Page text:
A SORROWFUL STORY
by William Dunlap © 2019
I have a story
A sorrowful story
A tale of pride and glory
A pair of transparent emotions
That can fill an ocean
And sometimes do.
You will see
It's all about me, my, and mine
Makes you want to cry
You might ask, why?
Yes, I have a story
It's a sorrowful story
And I’ll tell it now
Whether you want to hear or not
And so it goes…
The lovely Evelyn Whyte-Chapel and I were driving through the plains of East Africa in a vintage Land Rover which was given to bouts of disruption. It broke down easily. English engineering you know! We came to an impassable watering hole that was in reality a bog. It was in the middle of the dry season, in the middle of the Serengeti, toward the end of the migration when everything had either moved on or died. Wildebeest carcasses dotted the landscape, vultures, storks, and hyenas scavenged for what they could, worms and vermin got the rest. Bright green areas of grass flourished where last year's exhausted animals had foundered, their final contribution was to fertilize with their last essence the very place they died. A noble thing, I suppose.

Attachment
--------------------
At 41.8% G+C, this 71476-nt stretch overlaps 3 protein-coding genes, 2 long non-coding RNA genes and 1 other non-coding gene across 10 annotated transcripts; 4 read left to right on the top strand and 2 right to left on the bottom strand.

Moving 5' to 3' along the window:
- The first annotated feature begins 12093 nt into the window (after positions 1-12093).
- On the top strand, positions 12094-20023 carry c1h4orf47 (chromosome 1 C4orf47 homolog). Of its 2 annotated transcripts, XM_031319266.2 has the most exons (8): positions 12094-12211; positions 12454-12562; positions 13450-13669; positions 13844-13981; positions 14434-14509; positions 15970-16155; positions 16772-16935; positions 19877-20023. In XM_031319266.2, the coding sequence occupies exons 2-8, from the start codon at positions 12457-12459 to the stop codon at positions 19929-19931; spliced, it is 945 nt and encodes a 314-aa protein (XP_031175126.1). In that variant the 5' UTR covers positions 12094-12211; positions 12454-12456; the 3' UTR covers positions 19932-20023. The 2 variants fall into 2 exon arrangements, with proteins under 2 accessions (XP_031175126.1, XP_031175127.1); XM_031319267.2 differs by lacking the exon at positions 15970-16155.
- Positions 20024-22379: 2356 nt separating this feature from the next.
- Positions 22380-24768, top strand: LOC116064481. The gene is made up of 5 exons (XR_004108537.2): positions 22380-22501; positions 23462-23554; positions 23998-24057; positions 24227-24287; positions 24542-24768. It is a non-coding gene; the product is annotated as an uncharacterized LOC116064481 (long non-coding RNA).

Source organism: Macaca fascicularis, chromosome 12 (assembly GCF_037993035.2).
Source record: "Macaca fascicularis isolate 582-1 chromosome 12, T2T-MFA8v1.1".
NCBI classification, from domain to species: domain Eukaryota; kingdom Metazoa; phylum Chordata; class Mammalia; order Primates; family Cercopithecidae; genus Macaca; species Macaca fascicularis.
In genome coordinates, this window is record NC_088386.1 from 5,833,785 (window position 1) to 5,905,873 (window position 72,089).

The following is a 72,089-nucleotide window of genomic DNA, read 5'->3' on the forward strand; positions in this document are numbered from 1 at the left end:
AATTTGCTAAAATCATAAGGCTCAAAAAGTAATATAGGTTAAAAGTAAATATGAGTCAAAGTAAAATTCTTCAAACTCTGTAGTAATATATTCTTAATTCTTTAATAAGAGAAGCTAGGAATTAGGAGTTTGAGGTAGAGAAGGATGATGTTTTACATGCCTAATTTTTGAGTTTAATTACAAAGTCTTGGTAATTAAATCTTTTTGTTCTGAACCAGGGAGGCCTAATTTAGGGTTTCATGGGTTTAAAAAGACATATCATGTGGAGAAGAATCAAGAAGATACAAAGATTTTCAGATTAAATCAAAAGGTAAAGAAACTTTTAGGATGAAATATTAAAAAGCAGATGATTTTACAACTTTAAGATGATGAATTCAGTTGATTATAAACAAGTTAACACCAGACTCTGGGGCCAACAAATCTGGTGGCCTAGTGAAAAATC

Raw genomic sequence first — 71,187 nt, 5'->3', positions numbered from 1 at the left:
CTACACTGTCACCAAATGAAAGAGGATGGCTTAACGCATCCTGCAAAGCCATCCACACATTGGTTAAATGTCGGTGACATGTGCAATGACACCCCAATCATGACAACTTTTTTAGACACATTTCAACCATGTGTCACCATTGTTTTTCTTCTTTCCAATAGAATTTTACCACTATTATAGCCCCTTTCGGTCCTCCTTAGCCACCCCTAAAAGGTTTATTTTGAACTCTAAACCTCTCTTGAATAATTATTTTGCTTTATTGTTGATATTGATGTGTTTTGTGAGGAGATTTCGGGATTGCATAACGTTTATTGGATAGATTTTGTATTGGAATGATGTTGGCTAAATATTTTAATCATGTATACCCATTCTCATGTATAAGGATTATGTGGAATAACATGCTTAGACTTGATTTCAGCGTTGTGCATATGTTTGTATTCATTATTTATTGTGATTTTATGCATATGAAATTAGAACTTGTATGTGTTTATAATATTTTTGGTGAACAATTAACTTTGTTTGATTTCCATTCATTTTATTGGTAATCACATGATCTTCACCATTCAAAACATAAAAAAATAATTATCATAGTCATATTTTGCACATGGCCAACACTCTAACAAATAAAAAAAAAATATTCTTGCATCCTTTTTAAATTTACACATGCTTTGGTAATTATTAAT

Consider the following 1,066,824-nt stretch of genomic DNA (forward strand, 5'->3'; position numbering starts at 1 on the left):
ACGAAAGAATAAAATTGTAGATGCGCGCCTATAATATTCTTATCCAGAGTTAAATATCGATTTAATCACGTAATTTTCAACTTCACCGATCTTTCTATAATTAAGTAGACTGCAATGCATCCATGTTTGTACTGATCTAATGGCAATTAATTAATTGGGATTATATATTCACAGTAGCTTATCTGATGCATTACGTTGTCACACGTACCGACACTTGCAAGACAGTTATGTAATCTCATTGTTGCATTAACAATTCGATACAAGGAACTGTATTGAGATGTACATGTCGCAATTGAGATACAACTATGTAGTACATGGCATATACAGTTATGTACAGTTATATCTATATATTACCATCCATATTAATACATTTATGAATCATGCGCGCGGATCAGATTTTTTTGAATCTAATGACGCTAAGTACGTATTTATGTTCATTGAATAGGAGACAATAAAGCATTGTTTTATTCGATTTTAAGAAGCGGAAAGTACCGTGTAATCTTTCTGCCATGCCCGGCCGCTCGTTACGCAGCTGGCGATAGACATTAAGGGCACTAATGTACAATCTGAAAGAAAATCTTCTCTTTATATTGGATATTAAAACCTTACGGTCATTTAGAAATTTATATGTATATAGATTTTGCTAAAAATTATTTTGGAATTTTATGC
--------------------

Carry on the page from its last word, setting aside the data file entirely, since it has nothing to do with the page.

At the far end of the bog the water is a smidgen deeper. Here was a huge crocodile, two thirds submerged and still as a stone. Waiting-, waiting-, for one of us? A hippo? An antelope? Perhaps for another crocodile, or the rains. All would come soon enough as all things do to those who wait.
This place was marked on our map as a ford by our Maasai guide and he should know. Yet it was quite wide and wet in an almost sexual sense. There were no telltale tire tracks from this alleged ford. To the east the bog opened into a salt lake, bright pink reflecting the glory of a thousand flamingos. To the west, a smattering of acacia trees and greenery suggested more water.
What was a white hunter to do? Why, brew a pot of tea and make furtive entries in his journal, of course.
Late April, 19 - –